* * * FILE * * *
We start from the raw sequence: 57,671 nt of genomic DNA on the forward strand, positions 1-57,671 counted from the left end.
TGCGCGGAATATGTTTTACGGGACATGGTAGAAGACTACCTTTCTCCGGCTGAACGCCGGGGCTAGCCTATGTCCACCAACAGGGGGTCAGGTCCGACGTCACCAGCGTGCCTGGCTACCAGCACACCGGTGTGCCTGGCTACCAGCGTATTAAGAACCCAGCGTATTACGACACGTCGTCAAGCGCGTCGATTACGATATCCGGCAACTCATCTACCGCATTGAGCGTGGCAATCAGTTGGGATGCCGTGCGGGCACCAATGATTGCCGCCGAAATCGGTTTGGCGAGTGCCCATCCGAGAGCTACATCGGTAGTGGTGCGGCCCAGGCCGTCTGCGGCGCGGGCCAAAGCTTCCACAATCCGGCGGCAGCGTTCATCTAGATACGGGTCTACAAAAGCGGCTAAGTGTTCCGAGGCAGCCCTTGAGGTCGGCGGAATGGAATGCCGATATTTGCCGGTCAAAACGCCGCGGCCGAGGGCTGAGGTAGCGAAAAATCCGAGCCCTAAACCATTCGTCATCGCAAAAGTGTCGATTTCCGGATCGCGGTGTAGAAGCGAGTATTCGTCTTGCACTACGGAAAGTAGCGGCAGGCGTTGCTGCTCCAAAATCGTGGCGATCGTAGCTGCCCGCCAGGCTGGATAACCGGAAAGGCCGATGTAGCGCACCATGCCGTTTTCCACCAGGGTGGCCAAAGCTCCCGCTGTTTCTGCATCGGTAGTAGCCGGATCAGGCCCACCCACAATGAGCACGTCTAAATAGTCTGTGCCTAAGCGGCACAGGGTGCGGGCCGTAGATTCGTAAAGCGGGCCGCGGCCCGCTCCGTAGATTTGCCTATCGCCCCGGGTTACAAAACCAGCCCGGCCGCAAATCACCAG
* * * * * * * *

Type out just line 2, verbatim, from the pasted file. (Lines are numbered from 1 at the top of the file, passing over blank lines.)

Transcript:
TGCGCGGAATATGTTTTACGGGACATGGTAGAAGACTACCTTTCTCCGGCTGAACGCCGGGGCTAGCCTATGTCCACCAACAGGGGGTCAGGTCCGACGTCACCAGCGTGCCTGGCTACCAGCACACCGGTGTGCCTGGCTACCAGCGTATTAAGAACCCAGCGTATTACGACACGTCGTCAAGCGCGTCGATTACGATATCCGGCAACTCATCTACCGCATTGAGCGTGGCAATCAGTTGGGATGCCGTGCGGGCACCAATGATTGCCGCCGAAATCGGTTTGGCGAGTGCCCATCCGAGAGCTACATCGGTAGTGGTGCGGCCCAGGCCGTCTGCGGCGCGGGCCAAAGCTTCCACAATCCGGCGGCAGCGTTCATCTAGATACGGGTCTACAAAAGCGGCTAAGTGTTCCGAGGCAGCCCTTGAGGTCGGCGGAATGGAATGCCGATATTTGCCGGTCAAAACGCCGCGGCCGAGGGCTGAGGTAGCGAAAAATCCGAGCCCTAAACCATTCGTCATCGCAAAAGTGTCGATTTCCGGATCGCGGTGTAGAAGCGAGTATTCGTCTTGCACTACGGAAAGTAGCGGCAGGCGTTGCTGCTCCAAAATCGTGGCGATCGTAGCTGCCCGCCAGGCTGGATAACCGGAAAGGCCGATGTAGCGCACCATGCCGTTTTCCACCAGGGTGGCCAAAGCTCCCGCTGTTTCTGCATCGGTAGTAGCCGGATCAGGCCCACCCACAATGAGCACGTCTAAATAGTCTGTGCCTAAGCGGCACAGGGTGCGGGCCGTAGATTCGTAAAGCGGGCCGCGGCCCGCTCCGTAGATTTGCCTATCGCCCCGGGTTACAAAACCAGCCCGGCCGCAAATCACCAG